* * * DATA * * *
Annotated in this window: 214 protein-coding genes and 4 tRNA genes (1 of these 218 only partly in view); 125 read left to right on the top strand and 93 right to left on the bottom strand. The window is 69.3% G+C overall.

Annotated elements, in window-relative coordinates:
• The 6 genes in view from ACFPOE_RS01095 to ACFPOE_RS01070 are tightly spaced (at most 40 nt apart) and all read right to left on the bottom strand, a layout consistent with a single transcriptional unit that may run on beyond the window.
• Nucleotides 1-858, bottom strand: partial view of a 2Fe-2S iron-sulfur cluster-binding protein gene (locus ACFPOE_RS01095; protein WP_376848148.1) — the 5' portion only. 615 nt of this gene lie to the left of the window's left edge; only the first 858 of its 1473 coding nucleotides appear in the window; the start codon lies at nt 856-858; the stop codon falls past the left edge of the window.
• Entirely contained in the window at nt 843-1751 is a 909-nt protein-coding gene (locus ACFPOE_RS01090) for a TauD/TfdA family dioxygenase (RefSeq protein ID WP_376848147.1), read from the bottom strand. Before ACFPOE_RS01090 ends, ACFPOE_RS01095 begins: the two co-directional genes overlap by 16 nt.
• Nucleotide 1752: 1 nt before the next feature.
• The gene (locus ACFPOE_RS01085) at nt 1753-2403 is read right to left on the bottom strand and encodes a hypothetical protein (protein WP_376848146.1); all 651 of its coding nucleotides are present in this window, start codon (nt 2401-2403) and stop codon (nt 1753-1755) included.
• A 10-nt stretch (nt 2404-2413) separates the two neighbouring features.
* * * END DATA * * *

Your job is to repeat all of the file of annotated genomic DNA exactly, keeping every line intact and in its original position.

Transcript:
Annotated in this window: 214 protein-coding genes and 4 tRNA genes (1 of these 218 only partly in view); 125 read left to right on the top strand and 93 right to left on the bottom strand. The window is 69.3% G+C overall.

Annotated elements, in window-relative coordinates:
• The 6 genes in view from ACFPOE_RS01095 to ACFPOE_RS01070 are tightly spaced (at most 40 nt apart) and all read right to left on the bottom strand, a layout consistent with a single transcriptional unit that may run on beyond the window.
• Nucleotides 1-858, bottom strand: partial view of a 2Fe-2S iron-sulfur cluster-binding protein gene (locus ACFPOE_RS01095; protein WP_376848148.1) — the 5' portion only. 615 nt of this gene lie to the left of the window's left edge; only the first 858 of its 1473 coding nucleotides appear in the window; the start codon lies at nt 856-858; the stop codon falls past the left edge of the window.
• Entirely contained in the window at nt 843-1751 is a 909-nt protein-coding gene (locus ACFPOE_RS01090) for a TauD/TfdA family dioxygenase (RefSeq protein ID WP_376848147.1), read from the bottom strand. Before ACFPOE_RS01090 ends, ACFPOE_RS01095 begins: the two co-directional genes overlap by 16 nt.
• Nucleotide 1752: 1 nt before the next feature.
• The gene (locus ACFPOE_RS01085) at nt 1753-2403 is read right to left on the bottom strand and encodes a hypothetical protein (protein WP_376848146.1); all 651 of its coding nucleotides are present in this window, start codon (nt 2401-2403) and stop codon (nt 1753-1755) included.
• A 10-nt stretch (nt 2404-2413) separates the two neighbouring features.